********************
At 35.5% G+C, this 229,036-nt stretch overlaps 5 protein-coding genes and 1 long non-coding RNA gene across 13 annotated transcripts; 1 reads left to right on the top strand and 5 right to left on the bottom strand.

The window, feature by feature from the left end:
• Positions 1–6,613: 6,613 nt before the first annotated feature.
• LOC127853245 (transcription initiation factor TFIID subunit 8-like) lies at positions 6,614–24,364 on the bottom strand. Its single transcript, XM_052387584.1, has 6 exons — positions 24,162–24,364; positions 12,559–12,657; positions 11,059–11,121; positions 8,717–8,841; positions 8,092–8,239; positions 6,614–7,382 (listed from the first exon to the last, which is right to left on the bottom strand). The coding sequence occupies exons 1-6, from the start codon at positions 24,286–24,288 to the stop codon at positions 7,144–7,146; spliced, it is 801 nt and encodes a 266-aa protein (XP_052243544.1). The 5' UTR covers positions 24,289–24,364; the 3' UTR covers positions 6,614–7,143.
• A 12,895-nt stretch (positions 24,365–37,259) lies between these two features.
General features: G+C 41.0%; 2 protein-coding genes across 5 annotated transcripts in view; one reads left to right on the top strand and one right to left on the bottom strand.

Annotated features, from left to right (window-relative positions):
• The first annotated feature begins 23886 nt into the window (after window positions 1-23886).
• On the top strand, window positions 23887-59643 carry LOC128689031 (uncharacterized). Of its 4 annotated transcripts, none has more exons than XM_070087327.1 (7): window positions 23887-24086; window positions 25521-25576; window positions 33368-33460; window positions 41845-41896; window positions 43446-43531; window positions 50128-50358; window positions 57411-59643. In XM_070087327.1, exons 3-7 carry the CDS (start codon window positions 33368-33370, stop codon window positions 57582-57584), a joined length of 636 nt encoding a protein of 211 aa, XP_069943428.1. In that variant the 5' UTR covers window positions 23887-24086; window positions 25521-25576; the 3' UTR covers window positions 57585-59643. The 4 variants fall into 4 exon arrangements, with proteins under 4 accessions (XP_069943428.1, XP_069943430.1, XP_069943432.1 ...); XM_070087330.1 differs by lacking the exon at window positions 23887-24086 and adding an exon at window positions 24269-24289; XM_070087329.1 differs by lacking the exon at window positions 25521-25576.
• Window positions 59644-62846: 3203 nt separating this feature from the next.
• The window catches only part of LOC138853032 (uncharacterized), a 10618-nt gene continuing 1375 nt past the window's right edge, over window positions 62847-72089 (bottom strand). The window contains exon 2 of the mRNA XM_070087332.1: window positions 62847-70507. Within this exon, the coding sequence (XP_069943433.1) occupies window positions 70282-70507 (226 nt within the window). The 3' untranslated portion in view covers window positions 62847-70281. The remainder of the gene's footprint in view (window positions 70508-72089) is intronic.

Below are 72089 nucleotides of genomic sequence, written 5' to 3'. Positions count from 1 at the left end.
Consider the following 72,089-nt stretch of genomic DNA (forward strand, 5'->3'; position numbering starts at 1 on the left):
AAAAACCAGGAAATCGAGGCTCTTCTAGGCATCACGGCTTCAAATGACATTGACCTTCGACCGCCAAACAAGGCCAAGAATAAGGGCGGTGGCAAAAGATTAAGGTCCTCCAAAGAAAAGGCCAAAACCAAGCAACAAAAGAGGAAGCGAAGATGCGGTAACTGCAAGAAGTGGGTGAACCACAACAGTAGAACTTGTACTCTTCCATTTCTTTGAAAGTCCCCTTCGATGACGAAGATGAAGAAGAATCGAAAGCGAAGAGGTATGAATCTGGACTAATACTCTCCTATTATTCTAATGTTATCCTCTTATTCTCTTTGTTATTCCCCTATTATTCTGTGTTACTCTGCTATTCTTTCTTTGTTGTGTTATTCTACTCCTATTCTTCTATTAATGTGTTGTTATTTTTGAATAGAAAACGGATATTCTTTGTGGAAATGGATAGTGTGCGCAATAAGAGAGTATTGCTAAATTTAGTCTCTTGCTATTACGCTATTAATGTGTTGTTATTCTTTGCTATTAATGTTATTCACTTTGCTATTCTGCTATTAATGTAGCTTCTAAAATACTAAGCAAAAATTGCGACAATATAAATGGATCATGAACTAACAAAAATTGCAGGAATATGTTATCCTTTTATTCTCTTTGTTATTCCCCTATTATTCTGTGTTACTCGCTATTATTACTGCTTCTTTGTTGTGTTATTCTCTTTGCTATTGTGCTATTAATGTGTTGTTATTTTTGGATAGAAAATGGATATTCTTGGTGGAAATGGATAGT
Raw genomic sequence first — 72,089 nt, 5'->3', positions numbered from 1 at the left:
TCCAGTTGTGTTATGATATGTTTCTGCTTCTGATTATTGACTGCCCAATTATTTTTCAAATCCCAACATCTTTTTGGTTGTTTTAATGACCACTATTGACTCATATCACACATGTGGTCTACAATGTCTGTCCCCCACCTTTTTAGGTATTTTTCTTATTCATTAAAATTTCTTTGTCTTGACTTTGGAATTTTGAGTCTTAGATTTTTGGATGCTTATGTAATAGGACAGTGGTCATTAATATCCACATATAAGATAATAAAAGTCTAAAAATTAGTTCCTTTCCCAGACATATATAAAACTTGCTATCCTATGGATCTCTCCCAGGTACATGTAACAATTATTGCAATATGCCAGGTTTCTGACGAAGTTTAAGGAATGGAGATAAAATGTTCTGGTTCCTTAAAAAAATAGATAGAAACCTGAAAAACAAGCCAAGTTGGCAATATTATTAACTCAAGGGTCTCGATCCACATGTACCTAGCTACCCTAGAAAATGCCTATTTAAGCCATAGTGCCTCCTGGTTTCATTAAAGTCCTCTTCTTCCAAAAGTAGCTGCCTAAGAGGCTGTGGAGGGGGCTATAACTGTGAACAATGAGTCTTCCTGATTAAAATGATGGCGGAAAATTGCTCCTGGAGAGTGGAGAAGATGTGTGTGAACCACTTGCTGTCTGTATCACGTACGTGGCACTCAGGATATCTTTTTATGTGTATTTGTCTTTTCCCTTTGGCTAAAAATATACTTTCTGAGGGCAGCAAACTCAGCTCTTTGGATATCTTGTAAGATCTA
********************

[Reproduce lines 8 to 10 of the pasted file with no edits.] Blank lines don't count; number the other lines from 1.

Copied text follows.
• The first annotated feature begins 23886 nt into the window (after window positions 1-23886).
• On the top strand, window positions 23887-59643 carry LOC128689031 (uncharacterized). Of its 4 annotated transcripts, none has more exons than XM_070087327.1 (7): window positions 23887-24086; window positions 25521-25576; window positions 33368-33460; window positions 41845-41896; window positions 43446-43531; window positions 50128-50358; window positions 57411-59643. In XM_070087327.1, exons 3-7 carry the CDS (start codon window positions 33368-33370, stop codon window positions 57582-57584), a joined length of 636 nt encoding a protein of 211 aa, XP_069943428.1. In that variant the 5' UTR covers window positions 23887-24086; window positions 25521-25576; the 3' UTR covers window positions 57585-59643. The 4 variants fall into 4 exon arrangements, with proteins under 4 accessions (XP_069943428.1, XP_069943430.1, XP_069943432.1 ...); XM_070087330.1 differs by lacking the exon at window positions 23887-24086 and adding an exon at window positions 24269-24289; XM_070087329.1 differs by lacking the exon at window positions 25521-25576.
• Window positions 59644-62846: 3203 nt separating this feature from the next.